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Guest article: The Nine Cs of Unified Communications

by Louis Hayner*

In the legal industry, it’s important for all personnel – be it an attorney, paralegal, court clerk, etc – to efficiently handle their demanding client base and manage the necessary functions required of their day-to-day business. Time constraints associated with tasks such as managing case files, subpoenas, and other matters, make it important to have the right technologies in place that will allow personnel to be accessible, anytime, anywhere.

A cloud-based Unified Communications (UC) solution can help streamline legal practices and business operations in firms of any size. The solution helps reduce costs and minimize delays to assure faster interaction with anyone important to the firm, even if they are not physically at the same location. This collaborative technology is a key investment for any organization striving to increase productivity and response time, as it improves office efficiencies and even enhances legal compliance in an organization.

Law firms can take advantage of the various features of UC, referred to as the Nine Cs

1.    Cloud-based.  Many lawyers have multiple offices in several locations, because it’s important for them to have a local presence in the communities they serve. A cloud-based product unifies satellite locations across one hosted UC platform, allowing these locations to act as effectively as if the firm were operating in just one location.

2.    Convergence.  A truly hosted UC environment is the convergence of your voice and data networks, taking your basic business based technology like your voice communications (IP phone) and combining that with office communications (instant messenger, video conferencing, desktop sharing, telepresence, etc.)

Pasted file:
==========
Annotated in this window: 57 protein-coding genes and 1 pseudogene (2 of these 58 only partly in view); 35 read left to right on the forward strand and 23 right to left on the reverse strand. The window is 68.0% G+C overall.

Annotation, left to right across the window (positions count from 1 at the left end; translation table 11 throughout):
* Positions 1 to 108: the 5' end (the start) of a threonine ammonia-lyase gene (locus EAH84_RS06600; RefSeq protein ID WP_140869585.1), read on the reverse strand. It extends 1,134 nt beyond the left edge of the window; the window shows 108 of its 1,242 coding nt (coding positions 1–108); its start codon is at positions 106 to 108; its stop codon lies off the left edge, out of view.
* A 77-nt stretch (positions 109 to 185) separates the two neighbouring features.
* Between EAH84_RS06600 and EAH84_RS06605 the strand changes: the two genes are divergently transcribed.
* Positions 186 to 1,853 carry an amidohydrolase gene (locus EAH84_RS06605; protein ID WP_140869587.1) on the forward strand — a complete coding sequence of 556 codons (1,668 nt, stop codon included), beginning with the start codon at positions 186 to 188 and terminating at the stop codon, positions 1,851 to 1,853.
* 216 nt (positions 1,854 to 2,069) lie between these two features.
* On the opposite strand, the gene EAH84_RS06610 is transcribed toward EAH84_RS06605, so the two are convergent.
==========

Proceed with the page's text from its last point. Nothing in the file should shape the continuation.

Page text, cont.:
3.    Collaboration.  With UC, users can make a phone call or send an instant message and then overlay desktop sharing or video seamlessly. With SharePoint, lawyers can easily create collaborative workspace sites to share and manage information or to review a client contract or written deposition simultaneously with a colleague or client.

4.    Chat.  Microsoft Office Communications Server (OCS) allows users to find and communicate with the right person, right now, via the applications they use most (instant messaging, presence, audio-video conferencing and web conferencing). OCS provides users the ability to IM while on the phone. Rather than hanging up the phone mid-call to research an answer to a caller’s question or ask your assistant to pull a client’s file, you can send an instant message to a colleague via OCS without breaking the continuity of the phone call. This increases productivity and office efficiency tremendously and also vastly improves responsiveness to clients.

5.    Conferencing.  Web and video conferencing provide a virtual meeting experience that integrates data, content, applications, video, voice, media, and text to enable real-time communication and collaboration whenever you need it. When you need to be face to face, simply start a video conference with the click of your mouse. Lawyers can save on travel time and logistics by handling depositions via video. Some hosted UC solutions can potentially incorporate themselves with other video system equipment (Tandberg, for example) as long as it follows an open platform currently in existence.

6.    Connecting.  Presence enables real-time status of employees (based on calendar information, login/activity status, and user preference) to be displayed across the firm and/or selected colleagues to enable users to contact the right person the first time using the best communications method. By connecting to the main office through presence, you are able to see what other people around you are doing via a 365 view of your office.